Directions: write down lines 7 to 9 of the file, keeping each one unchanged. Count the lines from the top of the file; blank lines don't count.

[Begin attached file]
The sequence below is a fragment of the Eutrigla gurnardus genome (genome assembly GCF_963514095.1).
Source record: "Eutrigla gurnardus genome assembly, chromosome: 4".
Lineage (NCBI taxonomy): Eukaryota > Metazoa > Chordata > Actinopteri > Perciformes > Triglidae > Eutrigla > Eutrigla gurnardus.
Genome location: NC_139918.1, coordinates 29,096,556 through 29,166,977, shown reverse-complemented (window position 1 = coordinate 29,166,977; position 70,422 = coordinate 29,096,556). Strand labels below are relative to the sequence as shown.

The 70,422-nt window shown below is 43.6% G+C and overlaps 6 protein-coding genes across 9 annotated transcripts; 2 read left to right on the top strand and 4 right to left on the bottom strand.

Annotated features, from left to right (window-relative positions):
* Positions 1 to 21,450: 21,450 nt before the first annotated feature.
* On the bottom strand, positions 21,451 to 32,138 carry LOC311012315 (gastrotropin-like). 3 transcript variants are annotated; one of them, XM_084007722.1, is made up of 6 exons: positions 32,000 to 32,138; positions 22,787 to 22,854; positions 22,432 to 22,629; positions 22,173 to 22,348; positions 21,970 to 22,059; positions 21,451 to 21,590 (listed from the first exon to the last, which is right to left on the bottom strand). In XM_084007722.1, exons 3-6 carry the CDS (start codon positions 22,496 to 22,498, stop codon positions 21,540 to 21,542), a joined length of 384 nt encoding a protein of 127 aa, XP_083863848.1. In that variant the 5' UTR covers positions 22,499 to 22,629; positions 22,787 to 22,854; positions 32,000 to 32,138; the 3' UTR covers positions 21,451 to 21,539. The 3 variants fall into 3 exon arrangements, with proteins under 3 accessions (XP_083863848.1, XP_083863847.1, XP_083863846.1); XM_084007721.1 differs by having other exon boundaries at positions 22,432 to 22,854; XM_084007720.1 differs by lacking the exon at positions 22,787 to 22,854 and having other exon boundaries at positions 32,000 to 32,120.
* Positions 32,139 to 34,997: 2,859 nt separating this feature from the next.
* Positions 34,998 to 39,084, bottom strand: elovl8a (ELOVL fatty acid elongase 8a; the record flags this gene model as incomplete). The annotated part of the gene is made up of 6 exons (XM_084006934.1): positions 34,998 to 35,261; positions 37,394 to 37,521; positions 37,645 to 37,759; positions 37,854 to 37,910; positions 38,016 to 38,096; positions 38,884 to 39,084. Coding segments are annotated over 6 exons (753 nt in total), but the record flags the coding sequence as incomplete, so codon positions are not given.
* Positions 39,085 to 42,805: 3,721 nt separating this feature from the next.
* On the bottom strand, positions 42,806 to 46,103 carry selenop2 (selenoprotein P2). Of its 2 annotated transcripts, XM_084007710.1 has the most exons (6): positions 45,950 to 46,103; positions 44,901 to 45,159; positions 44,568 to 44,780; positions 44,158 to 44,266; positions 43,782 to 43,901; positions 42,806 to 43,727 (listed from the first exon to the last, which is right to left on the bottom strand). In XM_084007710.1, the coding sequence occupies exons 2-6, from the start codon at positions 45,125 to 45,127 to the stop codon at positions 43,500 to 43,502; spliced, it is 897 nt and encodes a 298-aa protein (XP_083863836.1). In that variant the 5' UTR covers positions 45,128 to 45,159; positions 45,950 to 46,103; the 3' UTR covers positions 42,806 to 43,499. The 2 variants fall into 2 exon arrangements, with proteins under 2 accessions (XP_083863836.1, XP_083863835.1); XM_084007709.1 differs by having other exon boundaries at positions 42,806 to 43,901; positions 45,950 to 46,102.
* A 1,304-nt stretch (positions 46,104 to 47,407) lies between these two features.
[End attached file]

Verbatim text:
* Positions 1 to 21,450: 21,450 nt before the first annotated feature.
* On the bottom strand, positions 21,451 to 32,138 carry LOC311012315 (gastrotropin-like). 3 transcript variants are annotated; one of them, XM_084007722.1, is made up of 6 exons: positions 32,000 to 32,138; positions 22,787 to 22,854; positions 22,432 to 22,629; positions 22,173 to 22,348; positions 21,970 to 22,059; positions 21,451 to 21,590 (listed from the first exon to the last, which is right to left on the bottom strand). In XM_084007722.1, exons 3-6 carry the CDS (start codon positions 22,496 to 22,498, stop codon positions 21,540 to 21,542), a joined length of 384 nt encoding a protein of 127 aa, XP_083863848.1. In that variant the 5' UTR covers positions 22,499 to 22,629; positions 22,787 to 22,854; positions 32,000 to 32,138; the 3' UTR covers positions 21,451 to 21,539. The 3 variants fall into 3 exon arrangements, with proteins under 3 accessions (XP_083863848.1, XP_083863847.1, XP_083863846.1); XM_084007721.1 differs by having other exon boundaries at positions 22,432 to 22,854; XM_084007720.1 differs by lacking the exon at positions 22,787 to 22,854 and having other exon boundaries at positions 32,000 to 32,120.
* Positions 32,139 to 34,997: 2,859 nt separating this feature from the next.